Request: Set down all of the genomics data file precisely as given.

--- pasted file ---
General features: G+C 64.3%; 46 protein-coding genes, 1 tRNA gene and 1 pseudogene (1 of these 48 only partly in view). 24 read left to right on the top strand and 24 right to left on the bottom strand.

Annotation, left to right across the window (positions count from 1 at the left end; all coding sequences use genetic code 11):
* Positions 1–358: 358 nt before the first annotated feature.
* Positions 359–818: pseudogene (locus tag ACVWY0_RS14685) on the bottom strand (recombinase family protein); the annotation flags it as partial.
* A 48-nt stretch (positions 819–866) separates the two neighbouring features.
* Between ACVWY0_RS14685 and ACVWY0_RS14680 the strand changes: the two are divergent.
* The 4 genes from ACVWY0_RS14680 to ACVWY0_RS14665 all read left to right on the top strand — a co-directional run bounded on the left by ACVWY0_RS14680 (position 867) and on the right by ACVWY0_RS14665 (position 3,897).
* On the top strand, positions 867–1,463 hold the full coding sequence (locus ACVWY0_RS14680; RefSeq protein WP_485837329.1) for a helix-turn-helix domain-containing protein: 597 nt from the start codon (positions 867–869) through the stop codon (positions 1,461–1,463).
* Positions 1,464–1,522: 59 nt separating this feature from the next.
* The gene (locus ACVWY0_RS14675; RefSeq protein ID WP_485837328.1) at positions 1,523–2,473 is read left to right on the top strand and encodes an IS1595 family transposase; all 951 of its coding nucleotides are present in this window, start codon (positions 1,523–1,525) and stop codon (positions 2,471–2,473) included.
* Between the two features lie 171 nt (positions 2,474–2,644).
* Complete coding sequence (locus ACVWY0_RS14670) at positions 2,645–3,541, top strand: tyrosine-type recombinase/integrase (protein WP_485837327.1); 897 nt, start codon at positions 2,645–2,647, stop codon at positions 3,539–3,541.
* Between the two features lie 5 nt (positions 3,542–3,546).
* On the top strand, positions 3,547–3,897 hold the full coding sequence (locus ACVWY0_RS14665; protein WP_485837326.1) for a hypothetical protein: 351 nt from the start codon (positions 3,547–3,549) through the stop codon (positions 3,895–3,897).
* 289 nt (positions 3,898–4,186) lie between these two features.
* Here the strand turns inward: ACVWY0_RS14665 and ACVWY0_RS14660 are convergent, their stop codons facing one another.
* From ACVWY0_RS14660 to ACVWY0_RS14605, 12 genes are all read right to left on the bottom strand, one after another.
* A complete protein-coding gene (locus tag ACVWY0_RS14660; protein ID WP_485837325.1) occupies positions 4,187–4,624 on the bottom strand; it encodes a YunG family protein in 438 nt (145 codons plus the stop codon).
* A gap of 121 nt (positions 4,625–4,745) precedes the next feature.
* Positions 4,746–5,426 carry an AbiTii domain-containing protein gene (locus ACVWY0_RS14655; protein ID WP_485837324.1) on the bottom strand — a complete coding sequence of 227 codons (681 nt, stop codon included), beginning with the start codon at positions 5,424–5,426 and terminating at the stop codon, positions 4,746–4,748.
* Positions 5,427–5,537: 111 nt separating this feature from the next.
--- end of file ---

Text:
General features: G+C 64.3%; 46 protein-coding genes, 1 tRNA gene and 1 pseudogene (1 of these 48 only partly in view). 24 read left to right on the top strand and 24 right to left on the bottom strand.

Annotation, left to right across the window (positions count from 1 at the left end; all coding sequences use genetic code 11):
* Positions 1–358: 358 nt before the first annotated feature.
* Positions 359–818: pseudogene (locus tag ACVWY0_RS14685) on the bottom strand (recombinase family protein); the annotation flags it as partial.
* A 48-nt stretch (positions 819–866) separates the two neighbouring features.
* Between ACVWY0_RS14685 and ACVWY0_RS14680 the strand changes: the two are divergent.
* The 4 genes from ACVWY0_RS14680 to ACVWY0_RS14665 all read left to right on the top strand — a co-directional run bounded on the left by ACVWY0_RS14680 (position 867) and on the right by ACVWY0_RS14665 (position 3,897).
* On the top strand, positions 867–1,463 hold the full coding sequence (locus ACVWY0_RS14680; RefSeq protein WP_485837329.1) for a helix-turn-helix domain-containing protein: 597 nt from the start codon (positions 867–869) through the stop codon (positions 1,461–1,463).
* Positions 1,464–1,522: 59 nt separating this feature from the next.
* The gene (locus ACVWY0_RS14675; RefSeq protein ID WP_485837328.1) at positions 1,523–2,473 is read left to right on the top strand and encodes an IS1595 family transposase; all 951 of its coding nucleotides are present in this window, start codon (positions 1,523–1,525) and stop codon (positions 2,471–2,473) included.
* Between the two features lie 171 nt (positions 2,474–2,644).
* Complete coding sequence (locus ACVWY0_RS14670) at positions 2,645–3,541, top strand: tyrosine-type recombinase/integrase (protein WP_485837327.1); 897 nt, start codon at positions 2,645–2,647, stop codon at positions 3,539–3,541.
* Between the two features lie 5 nt (positions 3,542–3,546).
* On the top strand, positions 3,547–3,897 hold the full coding sequence (locus ACVWY0_RS14665; protein WP_485837326.1) for a hypothetical protein: 351 nt from the start codon (positions 3,547–3,549) through the stop codon (positions 3,895–3,897).
* 289 nt (positions 3,898–4,186) lie between these two features.
* Here the strand turns inward: ACVWY0_RS14665 and ACVWY0_RS14660 are convergent, their stop codons facing one another.
* From ACVWY0_RS14660 to ACVWY0_RS14605, 12 genes are all read right to left on the bottom strand, one after another.
* A complete protein-coding gene (locus tag ACVWY0_RS14660; protein ID WP_485837325.1) occupies positions 4,187–4,624 on the bottom strand; it encodes a YunG family protein in 438 nt (145 codons plus the stop codon).
* A gap of 121 nt (positions 4,625–4,745) precedes the next feature.
* Positions 4,746–5,426 carry an AbiTii domain-containing protein gene (locus ACVWY0_RS14655; protein ID WP_485837324.1) on the bottom strand — a complete coding sequence of 227 codons (681 nt, stop codon included), beginning with the start codon at positions 5,424–5,426 and terminating at the stop codon, positions 4,746–4,748.
* Positions 5,427–5,537: 111 nt separating this feature from the next.